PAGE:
But in any event, I'm reminded of a phrase that has come up again and again in Michelle's studies: lex orandi, lex credendi. Literally, that might be translated as "the law of prayer is the law of belief." Among other things, this suggests that the way one worships influences what one comes to believe. Of course, this can work the other way around, too (lex credendi, lex orandi?). One choses to worship in a way compatible with what one already believes. It's not as simple choosing one of these two interpretations or the other. The point is that worship (or liturgy) and belief are interconnected. We ignore this interconnectedness at our peril.
EDIT: McKnight addresses some related concepts in this other entry from today.
Monday, March 24, 2008
Todd has recently posted a note on his Facebook account (sorry, I don't think that the direct link would work from outside of Facebook) that discusses common Christian attitudes regarding "sin" and "sinners" through the perspective of how many people view American comic-book icons Superman and Lex Luthor.
Superman represents what we believe in, the Good; Truth, Justice, and the American Way. The goodness of Superman is seen best in contrast to the vileness of Lex Luther (sic)—and so we develop a theology of Hate. God loves Superman and hates Lex: and we are happy with that. Well, perhaps some of us try to be more grace driven than that, and amend that sentiment with the statement: God loves the sinner but hates the sin—we love the sinner and hate the sin.From here, Todd shows how many of us follow, in actuality if not in intent, this theology of "love the sinner, hate the sin":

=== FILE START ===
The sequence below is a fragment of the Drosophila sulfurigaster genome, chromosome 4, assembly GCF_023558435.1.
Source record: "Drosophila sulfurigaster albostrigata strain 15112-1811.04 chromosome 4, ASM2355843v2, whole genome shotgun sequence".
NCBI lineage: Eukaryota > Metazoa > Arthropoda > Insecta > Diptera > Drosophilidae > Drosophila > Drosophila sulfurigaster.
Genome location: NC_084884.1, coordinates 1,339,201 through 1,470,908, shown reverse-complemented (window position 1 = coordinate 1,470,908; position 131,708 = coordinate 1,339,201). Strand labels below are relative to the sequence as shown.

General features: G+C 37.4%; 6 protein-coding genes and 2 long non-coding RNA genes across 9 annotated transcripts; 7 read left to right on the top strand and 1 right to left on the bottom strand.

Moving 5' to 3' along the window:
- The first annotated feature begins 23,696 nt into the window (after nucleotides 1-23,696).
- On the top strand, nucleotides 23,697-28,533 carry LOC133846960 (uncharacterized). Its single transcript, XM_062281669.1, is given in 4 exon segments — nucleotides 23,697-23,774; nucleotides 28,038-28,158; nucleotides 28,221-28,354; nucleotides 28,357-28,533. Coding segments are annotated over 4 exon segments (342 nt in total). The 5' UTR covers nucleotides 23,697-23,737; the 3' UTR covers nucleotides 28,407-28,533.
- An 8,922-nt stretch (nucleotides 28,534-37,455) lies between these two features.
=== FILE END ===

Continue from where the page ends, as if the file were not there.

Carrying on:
We still want Lex to go to hell so we keep hells (sic) gates open—as if we hold their keys: keys we call “righteousness” (law and justice) and our own correct biblical interpretation (truth).There really is a disturbing trend within much of Christianity (and I consider myself guilty of this, as well) to want to set boundaries on who is "out" and who is "in" when it comes to God's love and salvation. While there is indeed some biblical warrant for this--some passages really do seem to indicate that some people are "out"--even those passages make clear that the decision of who is "in" and who is "out" is God's business, and not ours. But even some people who (on the surface, at least) fully acknowledge this turn that kind of statement into something spiteful when they say things like "your problem isn't with me. It's with God." Anyone who says this isn't truly "loving the sinner" while "hating the sin." What they're really saying, although they probably don't realize it, is "I know perfectly the mind of God on this," which no matter how we cut it, is a rather arrogant thing to say. What's more, we often seem to actively be cheering when/if a "sinner" is condemned to Hell. That's not love!